If your new home is subject to an HOA, this is another hugely important area of investigation during your due diligence period. An HOA has so much control over your ownership rights. They have the ability to fine you and even foreclose on your home if you don't pay their fees. They can tell you what color you can or can't paint your home, whether you can put up a satellite dish, hang towels on your balcony, and so much more. There is enough to say about investigating your potential HOA that it deserves its own blog post. For now, just prepare to carefully review hundreds of pages of documents, and make sure you get all your questions or concerns addressed before you remove your HOA contingency. You'll definitely want to personally call the HOA, introduce yourself, tell them you're in escrow to purchase a unit in their complex, and make sure they're helpful and answer all your questions.
Contingency #4: Appraisal
This is a great safety net against overpaying for the home. When you get a loan, the lender will require that the property appraise for at least the purchase in order to fund the loan. If the property appraises for less than the purchase price, it's considered inadequate security for the loan, and your final loan approval will be reduced according to the deficiency between the contract price and the appraised value.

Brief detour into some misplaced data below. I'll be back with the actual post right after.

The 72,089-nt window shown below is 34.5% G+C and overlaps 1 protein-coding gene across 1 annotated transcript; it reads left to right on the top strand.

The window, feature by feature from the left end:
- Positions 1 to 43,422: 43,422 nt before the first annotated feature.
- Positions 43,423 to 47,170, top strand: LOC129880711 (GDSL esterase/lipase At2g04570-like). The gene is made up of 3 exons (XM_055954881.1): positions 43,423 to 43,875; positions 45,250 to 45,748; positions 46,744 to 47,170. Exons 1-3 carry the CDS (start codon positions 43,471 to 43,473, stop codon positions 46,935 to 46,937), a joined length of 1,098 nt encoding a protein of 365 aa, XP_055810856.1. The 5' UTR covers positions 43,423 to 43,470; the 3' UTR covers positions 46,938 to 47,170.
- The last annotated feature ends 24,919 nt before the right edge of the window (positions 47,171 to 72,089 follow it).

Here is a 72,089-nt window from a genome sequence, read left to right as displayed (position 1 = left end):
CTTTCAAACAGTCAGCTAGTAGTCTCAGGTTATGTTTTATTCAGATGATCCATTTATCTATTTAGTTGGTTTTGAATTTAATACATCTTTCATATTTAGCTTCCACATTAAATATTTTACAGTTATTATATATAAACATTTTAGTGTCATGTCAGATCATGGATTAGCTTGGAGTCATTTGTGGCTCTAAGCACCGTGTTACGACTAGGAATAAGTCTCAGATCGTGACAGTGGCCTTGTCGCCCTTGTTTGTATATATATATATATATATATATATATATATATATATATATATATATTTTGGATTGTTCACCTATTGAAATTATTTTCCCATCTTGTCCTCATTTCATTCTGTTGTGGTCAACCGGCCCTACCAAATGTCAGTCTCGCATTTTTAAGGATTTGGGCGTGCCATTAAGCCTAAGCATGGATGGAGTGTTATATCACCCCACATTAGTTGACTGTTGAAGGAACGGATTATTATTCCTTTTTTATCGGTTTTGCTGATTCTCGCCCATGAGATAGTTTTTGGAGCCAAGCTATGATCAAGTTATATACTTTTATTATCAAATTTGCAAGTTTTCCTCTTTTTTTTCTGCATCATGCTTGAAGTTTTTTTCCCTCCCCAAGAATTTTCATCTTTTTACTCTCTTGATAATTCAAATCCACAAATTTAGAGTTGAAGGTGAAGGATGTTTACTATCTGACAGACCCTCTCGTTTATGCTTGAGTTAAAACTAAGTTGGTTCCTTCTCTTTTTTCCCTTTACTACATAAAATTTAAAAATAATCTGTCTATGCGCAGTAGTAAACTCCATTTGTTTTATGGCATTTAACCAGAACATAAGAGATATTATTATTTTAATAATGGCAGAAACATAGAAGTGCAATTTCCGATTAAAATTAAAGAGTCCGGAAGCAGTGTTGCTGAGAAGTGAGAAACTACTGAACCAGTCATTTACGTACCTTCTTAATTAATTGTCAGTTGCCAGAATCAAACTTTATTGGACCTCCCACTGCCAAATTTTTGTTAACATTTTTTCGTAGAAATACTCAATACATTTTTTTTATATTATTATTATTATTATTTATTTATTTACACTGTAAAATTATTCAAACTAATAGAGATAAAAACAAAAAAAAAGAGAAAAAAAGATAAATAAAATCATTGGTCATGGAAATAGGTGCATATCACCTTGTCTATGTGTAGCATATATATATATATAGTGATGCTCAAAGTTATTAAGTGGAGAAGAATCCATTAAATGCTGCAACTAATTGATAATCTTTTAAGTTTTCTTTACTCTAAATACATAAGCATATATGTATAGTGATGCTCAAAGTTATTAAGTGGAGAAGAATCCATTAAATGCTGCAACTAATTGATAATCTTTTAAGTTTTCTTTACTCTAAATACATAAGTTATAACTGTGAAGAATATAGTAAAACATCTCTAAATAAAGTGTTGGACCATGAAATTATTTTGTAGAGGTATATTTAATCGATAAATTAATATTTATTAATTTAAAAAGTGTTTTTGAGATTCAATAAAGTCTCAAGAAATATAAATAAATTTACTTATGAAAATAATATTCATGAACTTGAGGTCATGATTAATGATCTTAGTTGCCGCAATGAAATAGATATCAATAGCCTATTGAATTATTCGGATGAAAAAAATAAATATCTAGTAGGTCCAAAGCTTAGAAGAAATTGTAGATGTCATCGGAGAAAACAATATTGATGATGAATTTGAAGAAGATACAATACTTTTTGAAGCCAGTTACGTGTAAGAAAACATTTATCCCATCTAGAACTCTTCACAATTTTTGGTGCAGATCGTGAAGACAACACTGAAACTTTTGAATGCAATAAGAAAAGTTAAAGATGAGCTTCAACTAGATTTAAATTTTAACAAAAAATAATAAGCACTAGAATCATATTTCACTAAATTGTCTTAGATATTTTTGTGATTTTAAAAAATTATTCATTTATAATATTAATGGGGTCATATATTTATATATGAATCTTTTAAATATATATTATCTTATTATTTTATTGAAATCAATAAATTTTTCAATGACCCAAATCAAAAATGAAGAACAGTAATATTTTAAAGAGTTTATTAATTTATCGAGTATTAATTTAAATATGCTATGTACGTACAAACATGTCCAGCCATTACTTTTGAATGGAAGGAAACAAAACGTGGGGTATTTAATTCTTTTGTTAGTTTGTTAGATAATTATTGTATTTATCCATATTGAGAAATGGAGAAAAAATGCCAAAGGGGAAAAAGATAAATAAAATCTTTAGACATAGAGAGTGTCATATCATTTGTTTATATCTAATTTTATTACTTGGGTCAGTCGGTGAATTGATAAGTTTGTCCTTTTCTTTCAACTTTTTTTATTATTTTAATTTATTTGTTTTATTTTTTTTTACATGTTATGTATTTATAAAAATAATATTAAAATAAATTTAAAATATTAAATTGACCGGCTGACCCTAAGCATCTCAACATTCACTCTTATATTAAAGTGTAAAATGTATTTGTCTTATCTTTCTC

If the property appraises for less than the contract price, the buyer can walk away. But you've already paid ~$450 for the appraisal, and another ~$400 for the property inspection, and you've already fallen in love with the home, so it makes sense to see if the seller will reduce the price to match the appraised value. It's very hard for a seller to argue that you should pay more than an appraiser has determined is the fair market value. Usually properties appraise for the purchase price, but it's great for the buyer to have this additional security against overpaying.
Contingency #5: Loan Approval
If you don't get final underwriter approval for your loan, you won't be obligated to complete the home purchase. You can cancel the deal and get back what's left of your deposit. But no one should ever be in this situation. If you have an experienced, knowledgeable lender from the beginning, they'll be able to identify any potential challenges with your loan approval, and they'll be able to fight to convince the underwriter to approve your loan. Don't waste time with random internet lenders. You need someone local. Click the link for an overview of home mortgage financing, and contact our girl Kim Carlson at the links below for a detailed and honest look at what loan options may be available to you.
There are a few other contingencies you might have as a buyer, which protect you from being committed on the purchase contract under certain circumstances. But we've covered the major ones above.
Thanks for following our blog series on How to Purchase A Home in California! Find out what happens next in our next post about closing escrow. Thanks for sharing and letting us know your questions or comments below.